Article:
Samsung Display has recently announced two design wins for its smartphone LTPO AMOLED displays - the Oppo Find X3 series and the OnePlus 9 Pro. Both adopt the same 6.7-inch 1440x3216 120Hz HDR10+ (1,300 nits peak) LTPO AMOLED display.
Samsung also announced that in the past the company's priority was to improve the image quality and the design of its OLED displays. Moving forward, SDC will focus on lowering the power consumption of its OLED displays. SDC will do so by developing low-power materials and "optimizing power-efficient technologies".
A report from Korea suggests that Samsung will be the exclusive supplier for Apple' LTPO AMOLED displays used in the next iPhone devices. Apple will adopt LTPO, according to the report, in the two higher-end modules in 2021. These models will also support a 120Hz refresh rate.
It was already reported that Apple aims to adopt LTPO in future iPhone displays. It was assumed that LG Display will also be able to produce such displays, but apparently that will only happen in 2022. Samsung already produces such smartphone displays, adopted in the Note 20 Ultra (Samsung brands this technology as Adaptive Frequency or hybrid oxide and polycrystalline silicon, or HOP).
The Elec: BOE will not supply OLEDs to Apple smartphones in 2021, LGD and SDC to remain exclusive suppliers
Earlier this year it was reported that BOE failed to pass Apple's quality tests and did not become a supplier to the iPhone 12 series (BOE also failed to pass Samsung Electronics's display quality test).
According to a new report from Korea, Apple has tested BOE's AMOLEDs for next year's iPhones, but again BOE's OLED production quality is not good enough for Apple, which means that in 2021 Samsung Display and LG Display will remain the exclusive OLED suppliers to Apple's phones. In 2021 it is likely that Apple will introduce LTPO displays in addition to screens with a 120Hz refresh rates and on-cell touch.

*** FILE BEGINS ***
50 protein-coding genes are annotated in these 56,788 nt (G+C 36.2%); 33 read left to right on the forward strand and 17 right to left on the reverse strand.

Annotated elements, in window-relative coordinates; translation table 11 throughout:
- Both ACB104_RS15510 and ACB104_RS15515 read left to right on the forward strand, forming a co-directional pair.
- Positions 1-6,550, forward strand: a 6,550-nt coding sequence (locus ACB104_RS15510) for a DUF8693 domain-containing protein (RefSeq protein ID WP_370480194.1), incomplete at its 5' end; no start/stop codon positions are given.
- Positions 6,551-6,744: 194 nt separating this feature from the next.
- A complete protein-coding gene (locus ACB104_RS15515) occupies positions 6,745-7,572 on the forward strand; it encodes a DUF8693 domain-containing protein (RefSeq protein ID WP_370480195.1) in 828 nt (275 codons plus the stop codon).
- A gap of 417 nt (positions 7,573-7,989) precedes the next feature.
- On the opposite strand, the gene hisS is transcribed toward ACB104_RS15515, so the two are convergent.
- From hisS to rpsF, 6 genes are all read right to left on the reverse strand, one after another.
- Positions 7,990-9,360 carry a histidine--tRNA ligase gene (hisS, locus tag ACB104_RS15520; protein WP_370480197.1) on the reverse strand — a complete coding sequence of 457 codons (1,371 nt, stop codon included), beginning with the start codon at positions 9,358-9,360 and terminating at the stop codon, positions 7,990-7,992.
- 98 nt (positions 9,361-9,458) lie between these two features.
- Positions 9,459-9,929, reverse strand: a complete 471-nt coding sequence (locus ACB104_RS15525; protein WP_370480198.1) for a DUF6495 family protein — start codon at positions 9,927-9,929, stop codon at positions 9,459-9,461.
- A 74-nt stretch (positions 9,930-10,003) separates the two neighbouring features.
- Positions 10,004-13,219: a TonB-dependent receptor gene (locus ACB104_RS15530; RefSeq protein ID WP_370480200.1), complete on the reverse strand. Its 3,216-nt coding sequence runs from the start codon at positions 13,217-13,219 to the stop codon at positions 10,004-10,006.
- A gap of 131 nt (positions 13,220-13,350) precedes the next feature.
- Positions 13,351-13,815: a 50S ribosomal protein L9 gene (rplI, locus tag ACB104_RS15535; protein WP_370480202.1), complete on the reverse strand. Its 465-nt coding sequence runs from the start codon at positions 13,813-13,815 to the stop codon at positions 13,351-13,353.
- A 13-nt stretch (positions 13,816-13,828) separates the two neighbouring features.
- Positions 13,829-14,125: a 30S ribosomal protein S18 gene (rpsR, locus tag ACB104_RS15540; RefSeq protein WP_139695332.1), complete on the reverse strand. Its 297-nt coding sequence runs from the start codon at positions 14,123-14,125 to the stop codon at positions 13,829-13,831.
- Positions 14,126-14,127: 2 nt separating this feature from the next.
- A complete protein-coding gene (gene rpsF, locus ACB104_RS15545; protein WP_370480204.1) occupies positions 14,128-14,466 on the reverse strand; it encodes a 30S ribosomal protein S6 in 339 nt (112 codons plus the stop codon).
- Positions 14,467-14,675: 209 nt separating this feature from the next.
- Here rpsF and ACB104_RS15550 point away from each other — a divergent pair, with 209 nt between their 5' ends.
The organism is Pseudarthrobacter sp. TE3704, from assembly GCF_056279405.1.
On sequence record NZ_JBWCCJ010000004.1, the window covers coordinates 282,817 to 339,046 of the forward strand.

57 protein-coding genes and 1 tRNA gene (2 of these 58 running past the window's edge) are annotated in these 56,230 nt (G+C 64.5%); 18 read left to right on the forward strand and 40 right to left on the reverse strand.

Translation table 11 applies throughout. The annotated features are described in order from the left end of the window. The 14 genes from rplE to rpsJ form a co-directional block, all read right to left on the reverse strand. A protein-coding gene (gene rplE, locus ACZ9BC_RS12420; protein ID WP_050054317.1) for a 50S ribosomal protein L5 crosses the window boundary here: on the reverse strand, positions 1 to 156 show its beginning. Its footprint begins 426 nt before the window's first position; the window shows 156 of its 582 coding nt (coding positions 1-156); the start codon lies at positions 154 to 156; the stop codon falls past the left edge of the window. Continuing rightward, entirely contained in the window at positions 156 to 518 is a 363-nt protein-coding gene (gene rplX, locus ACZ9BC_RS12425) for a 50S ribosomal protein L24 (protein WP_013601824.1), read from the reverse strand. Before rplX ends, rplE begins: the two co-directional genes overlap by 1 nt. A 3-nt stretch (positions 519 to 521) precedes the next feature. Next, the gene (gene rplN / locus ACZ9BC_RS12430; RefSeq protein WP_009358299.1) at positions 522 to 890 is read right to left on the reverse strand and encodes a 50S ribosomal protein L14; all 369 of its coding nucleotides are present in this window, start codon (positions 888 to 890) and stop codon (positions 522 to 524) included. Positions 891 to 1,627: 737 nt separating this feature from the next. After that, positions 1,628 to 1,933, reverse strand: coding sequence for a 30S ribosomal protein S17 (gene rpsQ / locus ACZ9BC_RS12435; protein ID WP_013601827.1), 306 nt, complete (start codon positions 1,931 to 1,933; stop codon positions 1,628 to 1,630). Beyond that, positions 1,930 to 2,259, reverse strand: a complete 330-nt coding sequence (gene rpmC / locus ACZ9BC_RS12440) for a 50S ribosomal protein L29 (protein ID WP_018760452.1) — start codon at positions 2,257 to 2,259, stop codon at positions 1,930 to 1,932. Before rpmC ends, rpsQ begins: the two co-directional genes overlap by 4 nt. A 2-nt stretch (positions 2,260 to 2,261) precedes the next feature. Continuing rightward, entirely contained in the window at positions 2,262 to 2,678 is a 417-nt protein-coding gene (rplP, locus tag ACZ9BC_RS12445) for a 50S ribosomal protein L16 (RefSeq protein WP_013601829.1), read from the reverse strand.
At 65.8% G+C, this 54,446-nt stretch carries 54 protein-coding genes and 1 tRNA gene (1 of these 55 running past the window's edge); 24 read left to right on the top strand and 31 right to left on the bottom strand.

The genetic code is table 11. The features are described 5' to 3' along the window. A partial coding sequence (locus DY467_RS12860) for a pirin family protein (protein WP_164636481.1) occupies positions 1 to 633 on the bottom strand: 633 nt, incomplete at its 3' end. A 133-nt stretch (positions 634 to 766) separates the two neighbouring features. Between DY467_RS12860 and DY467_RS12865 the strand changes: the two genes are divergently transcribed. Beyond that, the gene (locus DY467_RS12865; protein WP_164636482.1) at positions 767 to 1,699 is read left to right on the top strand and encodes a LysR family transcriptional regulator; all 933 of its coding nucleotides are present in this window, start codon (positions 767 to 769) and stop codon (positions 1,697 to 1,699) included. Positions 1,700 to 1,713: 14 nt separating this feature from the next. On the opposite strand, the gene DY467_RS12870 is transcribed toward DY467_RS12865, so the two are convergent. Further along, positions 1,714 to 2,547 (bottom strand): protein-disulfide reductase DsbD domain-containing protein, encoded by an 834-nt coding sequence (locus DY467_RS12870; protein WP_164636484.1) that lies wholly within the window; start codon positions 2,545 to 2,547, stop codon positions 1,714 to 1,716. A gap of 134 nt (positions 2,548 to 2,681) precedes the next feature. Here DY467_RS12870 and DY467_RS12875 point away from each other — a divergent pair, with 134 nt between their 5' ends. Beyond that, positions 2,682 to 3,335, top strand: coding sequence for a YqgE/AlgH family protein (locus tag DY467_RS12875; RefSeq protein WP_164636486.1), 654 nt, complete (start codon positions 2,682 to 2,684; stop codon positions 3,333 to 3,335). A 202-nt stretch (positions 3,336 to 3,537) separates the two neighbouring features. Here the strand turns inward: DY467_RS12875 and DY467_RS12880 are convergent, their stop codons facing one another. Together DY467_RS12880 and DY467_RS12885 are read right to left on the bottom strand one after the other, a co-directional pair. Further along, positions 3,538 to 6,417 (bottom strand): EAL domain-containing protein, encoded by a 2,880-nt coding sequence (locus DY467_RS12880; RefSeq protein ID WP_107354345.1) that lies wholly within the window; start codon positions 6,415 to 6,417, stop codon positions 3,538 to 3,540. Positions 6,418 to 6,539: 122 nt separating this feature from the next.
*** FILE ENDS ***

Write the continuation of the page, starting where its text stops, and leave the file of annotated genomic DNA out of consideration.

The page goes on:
Samsung announced several new OLED devices yesterday. We'll start with the new Galaxy Note 20 which sports a 6.7-inch 1080x2400 HDR10+ Super AMOLED Plus display (which could mean this is an RGB display, not a Pentile one). The Galaxy Note 20 Ultra has a larger 6.9-inch 1440x3088 Dynamic AMOLED. The display supports a refresh rate of 120Hz at Full-HD resolution and 60Hz at QHD. According to the Elec in Korea, the Note 20 Ultra display has an LTPO backplane (which Samsung calls HOP).
Next up is the company's 2nd generation Galaxy Z Fold 2 that is an update to the original fold with a larger internal foldable display at 7.6" 1768x2208 HDR10+ 120Hz Dynamic AMOLED and also a larger 6.23" 816x2260 Super AMOLED cover display. The Fold 2 also improves the hinge design and sports an ultra-thin-glass cover (like the Galaxy Z Flip).
Samsung Display is updating its A3 flexible OLED production line, to support two new technologies. The TFT process is being updated, for some of the capacity, to Apple's LTPO technology. LTPO is currently used in Apple's Watch displays, but next-generation iPhones will adopt it as well.
According to UBI, Samsung will dedicate 75,000 monthly substrates to produce smartphone LTPO displays. According to some reports, Samsung has also developed its own backplane technology which is similar to LTPO, it could be that some of this capacity will be used for Samsung's own displays.